He was friends with Isaac Asimov

In September 1966, mere weeks before the television debut of "Trek," Roddenberry flew to Cleveland to attend the World Science Fiction Convention. Nervous about how the show would be received, particularly by science fiction fans, he offered convention managers the chance for an exclusive screening of his new pilot, which they eagerly accepted. 

As "Where No Man Has Gone Before" began to play, Roddenberry noted an audience member speaking loudly with friends and paying no attention to the show. Roddenberry confronted the malcontent, who sheepishly quieted down — as he returned to his seat, Roddenberry was informed that the man he'd just chastised was one of his personal heroes, science fiction legend Isaac Asimov.

The reaction to the screening in Cleveland was so intensely positive that Roddenberry ended up showing the original pilot, "The Cage," as a bonus. Afterward, Asimov approached Roddenberry to apologize and offer unmitigated praise for "Star Trek." As it turned out, this wouldn't be the first time the dynamic played out: later that year, Asimov wrote an article for TV Guide making fun of sci-fi shows for their lack of scientific accuracy, prompting a letter from Roddenberry defending himself. 

As it happened, Asimov's apology letter was already in the mail — he had rethought his position and wanted to assure Roddenberry of his appreciation for and commitment to "Star Trek." This exchange marked the beginning of a deep friendship between the two, and Asimov even served as an advisor for what quickly became his favorite show.

He often rewrote Star Trek scripts

Roddenberry was the primary creative figure behind "Star Trek," but he was rarely credited as a writer on the show. Officially, he wrote 10 episodes, and for half of those he just wrote the story, not the teleplay. Unofficially, however, there were few episodes of the original "Star Trek" that weren't shaped in some way by Roddenberry's hand.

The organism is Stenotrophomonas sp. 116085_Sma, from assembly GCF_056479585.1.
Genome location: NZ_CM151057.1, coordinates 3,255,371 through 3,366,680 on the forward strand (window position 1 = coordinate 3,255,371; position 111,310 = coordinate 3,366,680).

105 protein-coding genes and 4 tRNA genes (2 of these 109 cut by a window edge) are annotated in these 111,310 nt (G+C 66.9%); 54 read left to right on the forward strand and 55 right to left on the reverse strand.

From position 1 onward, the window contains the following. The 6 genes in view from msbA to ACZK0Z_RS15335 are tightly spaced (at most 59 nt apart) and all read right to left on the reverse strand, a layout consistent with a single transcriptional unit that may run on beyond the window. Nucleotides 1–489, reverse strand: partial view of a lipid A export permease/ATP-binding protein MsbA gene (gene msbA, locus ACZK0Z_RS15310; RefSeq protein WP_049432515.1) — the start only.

Not only was he always around to keep track of the details of the "Trek" universe and make sure everything in the show felt consistent and realistic, he often re-wrote scripts entirely. Part of the reason for this was his personal expertise in the universe he created, along with his obsession in maintaining control over that universe. Another part was that many of the "Trek" writers were published science fiction authors, and published science fiction authors don't always understand how to write for television.

The most notorious instance of this may have resulted in the best and most famous episode of the original "Trek": "The City on the Edge of Forever." Originally penned by sci-fi writer Harlan Ellison, the script was excellent — Ellison even won an award for it — but it would have been impossible to shoot on a television budget. So, Roddenberry ended up re-writing the entire thing, and the famously irascible Ellison never forgave him, becoming a "Trek" detractor from that day forward. For Roddenberry, it was just one of many scripts he doctored — and one of many bridges he burned.

He was famously difficult to work with

In actuality, there remains debate about whether "The City on the Edge of Forever" was re-written by Roddenberry or by Gene Coon, the other major creative influence on early "Trek" who is often credited with the best parts of the show. What's not debatable, however, is Roddenberry's tendency to feud with anyone and everyone around him. Whether it was his merciless (and, some say, inferior) script re-writes, his constant battles with NBC, or his insistence on absolute creative control, Roddenberry's intractable nature was well-known. Perhaps writer David Gerrold, who worked on both the original series and "Star Trek: The Next Generation," summed it up best: "Gene's pattern is that he doesn't work well with anyone."

This would bear itself out in the last season of the original series, unanimously considered its worst. After a legendary fan support campaign got "Trek" renewed for a third season, NBC hedged their bet by giving the show a terrible Friday night time slot. Roddenberry issued an ultimatum: the network would restore the original time slot of "Trek," or he would walk. NBC attempted to call his bluff, letting Roddenberry leave, although he remained on as executive producer.